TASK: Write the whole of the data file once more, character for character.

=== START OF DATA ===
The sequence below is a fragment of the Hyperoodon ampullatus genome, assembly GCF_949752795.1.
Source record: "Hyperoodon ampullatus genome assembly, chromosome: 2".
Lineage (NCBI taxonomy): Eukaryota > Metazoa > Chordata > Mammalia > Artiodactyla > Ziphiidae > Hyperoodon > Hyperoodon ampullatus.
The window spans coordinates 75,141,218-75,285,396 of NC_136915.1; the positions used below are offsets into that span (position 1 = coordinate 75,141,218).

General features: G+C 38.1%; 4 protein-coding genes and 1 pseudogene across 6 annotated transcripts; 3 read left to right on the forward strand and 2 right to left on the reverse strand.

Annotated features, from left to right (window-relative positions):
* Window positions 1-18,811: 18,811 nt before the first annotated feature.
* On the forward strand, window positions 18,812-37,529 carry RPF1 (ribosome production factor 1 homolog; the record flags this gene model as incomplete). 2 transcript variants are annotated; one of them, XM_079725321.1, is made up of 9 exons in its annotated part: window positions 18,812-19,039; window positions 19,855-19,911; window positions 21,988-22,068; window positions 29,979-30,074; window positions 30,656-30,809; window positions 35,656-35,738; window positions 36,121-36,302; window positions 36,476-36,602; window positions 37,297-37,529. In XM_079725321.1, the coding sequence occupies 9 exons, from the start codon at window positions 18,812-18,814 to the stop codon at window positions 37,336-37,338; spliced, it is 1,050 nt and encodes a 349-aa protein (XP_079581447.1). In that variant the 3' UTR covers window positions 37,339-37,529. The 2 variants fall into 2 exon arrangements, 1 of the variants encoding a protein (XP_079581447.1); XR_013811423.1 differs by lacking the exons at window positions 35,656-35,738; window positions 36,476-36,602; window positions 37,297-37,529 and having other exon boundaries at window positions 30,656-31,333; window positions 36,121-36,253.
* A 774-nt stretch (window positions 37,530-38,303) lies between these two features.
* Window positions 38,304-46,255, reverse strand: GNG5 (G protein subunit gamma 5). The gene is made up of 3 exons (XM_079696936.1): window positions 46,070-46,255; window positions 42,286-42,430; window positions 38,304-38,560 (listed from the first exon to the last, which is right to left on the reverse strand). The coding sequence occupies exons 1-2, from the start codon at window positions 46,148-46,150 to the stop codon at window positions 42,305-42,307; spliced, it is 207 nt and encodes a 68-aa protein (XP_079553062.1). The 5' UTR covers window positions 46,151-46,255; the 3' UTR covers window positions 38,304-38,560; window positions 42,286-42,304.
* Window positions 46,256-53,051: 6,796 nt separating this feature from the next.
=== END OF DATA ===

The sequence below is a fragment of the Hyperoodon ampullatus genome, assembly GCF_949752795.1.
Source record: "Hyperoodon ampullatus genome assembly, chromosome: 2".
Lineage (NCBI taxonomy): Eukaryota > Metazoa > Chordata > Mammalia > Artiodactyla > Ziphiidae > Hyperoodon > Hyperoodon ampullatus.
The window spans coordinates 75,141,218-75,285,396 of NC_136915.1; the positions used below are offsets into that span (position 1 = coordinate 75,141,218).

General features: G+C 38.1%; 4 protein-coding genes and 1 pseudogene across 6 annotated transcripts; 3 read left to right on the forward strand and 2 right to left on the reverse strand.

Annotated features, from left to right (window-relative positions):
* Window positions 1-18,811: 18,811 nt before the first annotated feature.
* On the forward strand, window positions 18,812-37,529 carry RPF1 (ribosome production factor 1 homolog; the record flags this gene model as incomplete). 2 transcript variants are annotated; one of them, XM_079725321.1, is made up of 9 exons in its annotated part: window positions 18,812-19,039; window positions 19,855-19,911; window positions 21,988-22,068; window positions 29,979-30,074; window positions 30,656-30,809; window positions 35,656-35,738; window positions 36,121-36,302; window positions 36,476-36,602; window positions 37,297-37,529. In XM_079725321.1, the coding sequence occupies 9 exons, from the start codon at window positions 18,812-18,814 to the stop codon at window positions 37,336-37,338; spliced, it is 1,050 nt and encodes a 349-aa protein (XP_079581447.1). In that variant the 3' UTR covers window positions 37,339-37,529. The 2 variants fall into 2 exon arrangements, 1 of the variants encoding a protein (XP_079581447.1); XR_013811423.1 differs by lacking the exons at window positions 35,656-35,738; window positions 36,476-36,602; window positions 37,297-37,529 and having other exon boundaries at window positions 30,656-31,333; window positions 36,121-36,253.
* A 774-nt stretch (window positions 37,530-38,303) lies between these two features.
* Window positions 38,304-46,255, reverse strand: GNG5 (G protein subunit gamma 5). The gene is made up of 3 exons (XM_079696936.1): window positions 46,070-46,255; window positions 42,286-42,430; window positions 38,304-38,560 (listed from the first exon to the last, which is right to left on the reverse strand). The coding sequence occupies exons 1-2, from the start codon at window positions 46,148-46,150 to the stop codon at window positions 42,305-42,307; spliced, it is 207 nt and encodes a 68-aa protein (XP_079553062.1). The 5' UTR covers window positions 46,151-46,255; the 3' UTR covers window positions 38,304-38,560; window positions 42,286-42,304.
* Window positions 46,256-53,051: 6,796 nt separating this feature from the next.